On the whole, Oceanhorn: Monster of Uncharted Seas is a decent, if not overly spectacular game. I get that they are clearly massive fans of the Zelda series and wanted to do their own game in the same vein, but I would have liked to have seen a little bit more originality and uniqueness in there. That isn’t to say I didn’t enjoy my time with the game because there were moments where I didn’t want to put it down.
Games have certainly moved on. You don’t find many games that are this punishing, and I can certainly see why a lot of people would be put off by the trial and error style gameplay. You have no doubt played many titles over the years that were inspired and influenced by Another World. Sure, it may have lost its magic over the last 27 years but that is only to be expected. For what it did for gaming in the early 90’s, it deserves to be experienced nonetheless.
Football Manager 2019 Touch on the Switch is a bit of a weird one. On one hand, you have what will be considered the best management sim to ever grace a console. On the other hand, it could have taken much greater strides than it has done to be a truly fantastic experience.
The Escapists: Complete Edition is not a game that everyone will enjoy and I doubt it will be on anyone’s must-buy list. It suffers, to begin with, and you may think it’s a very one-dimensional sandbox game. But, give it time and it will show you just how much fun you can have planning a prison escape in an 8-bit world.
Last year, FIFA 18 was given a free pass in certain aspects as it was the first FIFA game on a Nintendo console for years and the core gameplay was as good as I wanted it to be. This year, I am not letting FIFA 19 off as easily. Don’t get me wrong, I still have endless amounts of fun playing matches online and my most wanted feature, being able to play online against friends, has been added.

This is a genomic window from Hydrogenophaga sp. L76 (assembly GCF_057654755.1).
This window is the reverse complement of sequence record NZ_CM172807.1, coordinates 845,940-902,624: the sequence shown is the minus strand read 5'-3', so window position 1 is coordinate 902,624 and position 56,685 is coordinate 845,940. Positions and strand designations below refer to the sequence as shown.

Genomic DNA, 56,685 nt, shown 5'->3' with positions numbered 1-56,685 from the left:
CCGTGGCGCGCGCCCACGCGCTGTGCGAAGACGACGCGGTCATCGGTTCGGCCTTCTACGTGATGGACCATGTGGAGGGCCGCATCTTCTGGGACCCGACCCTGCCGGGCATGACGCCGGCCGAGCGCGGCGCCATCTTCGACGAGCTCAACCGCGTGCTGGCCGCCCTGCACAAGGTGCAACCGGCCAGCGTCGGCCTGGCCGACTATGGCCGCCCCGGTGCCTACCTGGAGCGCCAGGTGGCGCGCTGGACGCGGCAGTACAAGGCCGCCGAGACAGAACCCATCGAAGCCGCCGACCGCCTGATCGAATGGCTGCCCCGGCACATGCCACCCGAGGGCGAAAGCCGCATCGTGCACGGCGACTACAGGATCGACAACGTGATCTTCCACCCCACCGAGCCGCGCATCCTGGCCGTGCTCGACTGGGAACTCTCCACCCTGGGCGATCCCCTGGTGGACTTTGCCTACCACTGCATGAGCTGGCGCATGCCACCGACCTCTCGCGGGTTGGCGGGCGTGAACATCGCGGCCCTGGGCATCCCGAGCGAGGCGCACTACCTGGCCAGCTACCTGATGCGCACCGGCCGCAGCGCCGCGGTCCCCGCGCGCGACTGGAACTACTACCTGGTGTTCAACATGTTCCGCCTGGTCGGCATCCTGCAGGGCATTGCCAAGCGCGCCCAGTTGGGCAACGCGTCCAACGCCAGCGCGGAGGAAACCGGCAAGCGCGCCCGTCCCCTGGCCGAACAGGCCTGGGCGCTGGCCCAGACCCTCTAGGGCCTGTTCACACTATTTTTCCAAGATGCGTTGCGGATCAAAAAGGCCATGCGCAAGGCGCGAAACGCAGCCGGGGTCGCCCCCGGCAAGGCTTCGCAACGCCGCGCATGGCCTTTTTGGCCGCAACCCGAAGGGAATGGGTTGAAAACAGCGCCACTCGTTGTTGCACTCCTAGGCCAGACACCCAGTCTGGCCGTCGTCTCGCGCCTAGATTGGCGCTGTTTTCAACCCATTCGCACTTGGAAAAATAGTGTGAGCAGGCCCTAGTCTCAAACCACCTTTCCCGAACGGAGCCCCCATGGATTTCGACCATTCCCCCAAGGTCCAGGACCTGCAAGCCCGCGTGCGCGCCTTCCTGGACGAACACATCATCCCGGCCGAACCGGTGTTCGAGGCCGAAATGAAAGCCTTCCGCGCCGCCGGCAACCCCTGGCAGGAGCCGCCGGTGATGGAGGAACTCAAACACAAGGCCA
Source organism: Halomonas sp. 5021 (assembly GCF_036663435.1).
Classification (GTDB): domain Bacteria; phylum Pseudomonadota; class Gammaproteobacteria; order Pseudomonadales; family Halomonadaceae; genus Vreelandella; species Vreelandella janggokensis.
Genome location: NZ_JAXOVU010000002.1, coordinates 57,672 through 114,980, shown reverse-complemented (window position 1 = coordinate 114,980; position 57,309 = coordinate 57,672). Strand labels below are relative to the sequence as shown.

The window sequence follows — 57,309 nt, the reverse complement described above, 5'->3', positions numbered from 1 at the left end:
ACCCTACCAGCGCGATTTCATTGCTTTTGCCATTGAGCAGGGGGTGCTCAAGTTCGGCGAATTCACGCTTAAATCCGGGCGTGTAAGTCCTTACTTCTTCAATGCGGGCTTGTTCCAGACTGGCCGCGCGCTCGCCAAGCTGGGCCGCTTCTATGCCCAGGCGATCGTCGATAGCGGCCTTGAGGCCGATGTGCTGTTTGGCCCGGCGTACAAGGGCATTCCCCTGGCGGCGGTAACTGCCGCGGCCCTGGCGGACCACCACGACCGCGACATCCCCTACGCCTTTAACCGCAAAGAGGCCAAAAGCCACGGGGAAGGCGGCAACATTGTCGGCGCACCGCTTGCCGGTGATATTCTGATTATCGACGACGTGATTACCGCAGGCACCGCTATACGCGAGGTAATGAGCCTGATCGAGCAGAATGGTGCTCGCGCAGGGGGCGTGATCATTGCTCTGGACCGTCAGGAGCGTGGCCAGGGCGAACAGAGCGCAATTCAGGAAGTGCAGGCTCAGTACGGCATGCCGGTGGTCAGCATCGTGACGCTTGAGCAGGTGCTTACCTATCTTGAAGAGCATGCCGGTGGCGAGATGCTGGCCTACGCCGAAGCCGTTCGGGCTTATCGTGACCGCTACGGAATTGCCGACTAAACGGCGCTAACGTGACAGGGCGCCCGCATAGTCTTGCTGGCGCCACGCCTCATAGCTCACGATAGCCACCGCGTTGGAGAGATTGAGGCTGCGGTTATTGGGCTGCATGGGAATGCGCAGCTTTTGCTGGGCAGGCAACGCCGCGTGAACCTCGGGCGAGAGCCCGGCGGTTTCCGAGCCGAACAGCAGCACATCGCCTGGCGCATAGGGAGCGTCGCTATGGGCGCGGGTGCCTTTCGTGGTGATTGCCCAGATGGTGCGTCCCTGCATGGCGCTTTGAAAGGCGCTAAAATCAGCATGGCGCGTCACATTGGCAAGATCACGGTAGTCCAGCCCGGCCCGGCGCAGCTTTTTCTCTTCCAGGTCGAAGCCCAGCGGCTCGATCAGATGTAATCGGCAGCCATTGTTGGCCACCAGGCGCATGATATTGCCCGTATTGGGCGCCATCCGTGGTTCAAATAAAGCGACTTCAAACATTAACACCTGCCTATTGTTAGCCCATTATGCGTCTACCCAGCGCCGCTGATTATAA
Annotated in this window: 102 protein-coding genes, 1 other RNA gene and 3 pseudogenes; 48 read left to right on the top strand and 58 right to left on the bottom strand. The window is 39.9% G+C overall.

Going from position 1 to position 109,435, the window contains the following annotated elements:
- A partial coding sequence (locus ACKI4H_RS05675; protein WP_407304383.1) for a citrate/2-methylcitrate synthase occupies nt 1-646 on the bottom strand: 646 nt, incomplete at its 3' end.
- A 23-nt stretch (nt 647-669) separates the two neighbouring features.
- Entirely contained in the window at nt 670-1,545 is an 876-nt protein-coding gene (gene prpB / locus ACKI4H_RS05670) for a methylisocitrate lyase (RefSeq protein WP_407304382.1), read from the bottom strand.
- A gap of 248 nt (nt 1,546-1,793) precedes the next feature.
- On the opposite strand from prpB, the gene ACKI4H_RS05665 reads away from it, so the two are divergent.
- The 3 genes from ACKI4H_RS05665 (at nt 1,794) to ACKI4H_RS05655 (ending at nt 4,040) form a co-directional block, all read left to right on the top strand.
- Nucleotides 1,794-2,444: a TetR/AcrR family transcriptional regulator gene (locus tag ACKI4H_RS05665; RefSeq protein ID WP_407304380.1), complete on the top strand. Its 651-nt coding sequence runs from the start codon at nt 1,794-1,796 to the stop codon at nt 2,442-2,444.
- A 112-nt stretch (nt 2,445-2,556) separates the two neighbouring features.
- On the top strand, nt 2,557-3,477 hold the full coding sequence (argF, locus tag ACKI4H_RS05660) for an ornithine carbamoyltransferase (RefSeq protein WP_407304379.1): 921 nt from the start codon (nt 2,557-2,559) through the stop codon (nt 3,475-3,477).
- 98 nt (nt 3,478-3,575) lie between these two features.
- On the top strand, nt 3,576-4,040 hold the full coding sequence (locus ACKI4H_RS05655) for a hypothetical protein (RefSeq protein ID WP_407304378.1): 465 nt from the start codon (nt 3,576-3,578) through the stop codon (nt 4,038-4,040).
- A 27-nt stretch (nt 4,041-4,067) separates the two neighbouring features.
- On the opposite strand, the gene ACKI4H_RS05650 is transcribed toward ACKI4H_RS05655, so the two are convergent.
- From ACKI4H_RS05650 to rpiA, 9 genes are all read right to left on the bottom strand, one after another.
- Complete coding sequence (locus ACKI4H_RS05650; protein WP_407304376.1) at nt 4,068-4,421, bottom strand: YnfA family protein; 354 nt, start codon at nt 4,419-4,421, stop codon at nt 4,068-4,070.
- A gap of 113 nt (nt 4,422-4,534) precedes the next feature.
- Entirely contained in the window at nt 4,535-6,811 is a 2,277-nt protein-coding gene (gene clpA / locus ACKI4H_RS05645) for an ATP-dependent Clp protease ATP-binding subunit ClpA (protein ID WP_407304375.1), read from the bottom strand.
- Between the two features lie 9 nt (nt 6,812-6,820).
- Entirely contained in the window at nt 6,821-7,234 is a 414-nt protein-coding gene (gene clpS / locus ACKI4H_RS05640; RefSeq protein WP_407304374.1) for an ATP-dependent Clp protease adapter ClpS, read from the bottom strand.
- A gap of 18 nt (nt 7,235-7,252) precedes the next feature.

The Nintendo Switch is starting to build up a nice library of horror titles and, as with Outlast 2, this is one of the better offerings the console has to offer. But, it’s not without its problems. Coming in at around five hours for the base game and another two hours for the included Whistleblower downloadable content, you have yourself a game that doesn’t outstay its welcome. However, it must be said that there is a huge difference in fear, enjoyment and overall quality during the first half of the game compared to the second.
Overall, I enjoyed my time with Völgarr the Viking and I think a lot of that came down to the nostalgic feeling it gave me whilst playing. Certain areas in the game were a bit bland and uninspired, but the gameplay is smooth and responsive, load times are non-existent so anytime you die you get straight back into the action, only to probably die again. But I think that you simply have to ask yourself if you are ready for the challenge at hand because at times it’s very unforgiving. If you stick with it, you will eventually have tons of fun.
On the whole, any concerns that the Switch would get a watered down or poor port of L.A. Noire are well and truly quashed. Yes the game isn’t perfect and it still has a few problems that haven’t been entirely addressed such as slightly clunky controls during the more tightly spaced areas, the gunplay and the not so overly specific dialogue system, but for a six-year-old game it still holds up extremely well and as mentioned earlier, some aspects have yet to be bettered. If you have never played the game before then this is a great way to experience it.
If you enjoy a slower game with a brilliant and touching story or stories in which, to get the most out of it, you have to give it your full attention, then The Lion’s Song may very well be a game that you will love and think about for months to come.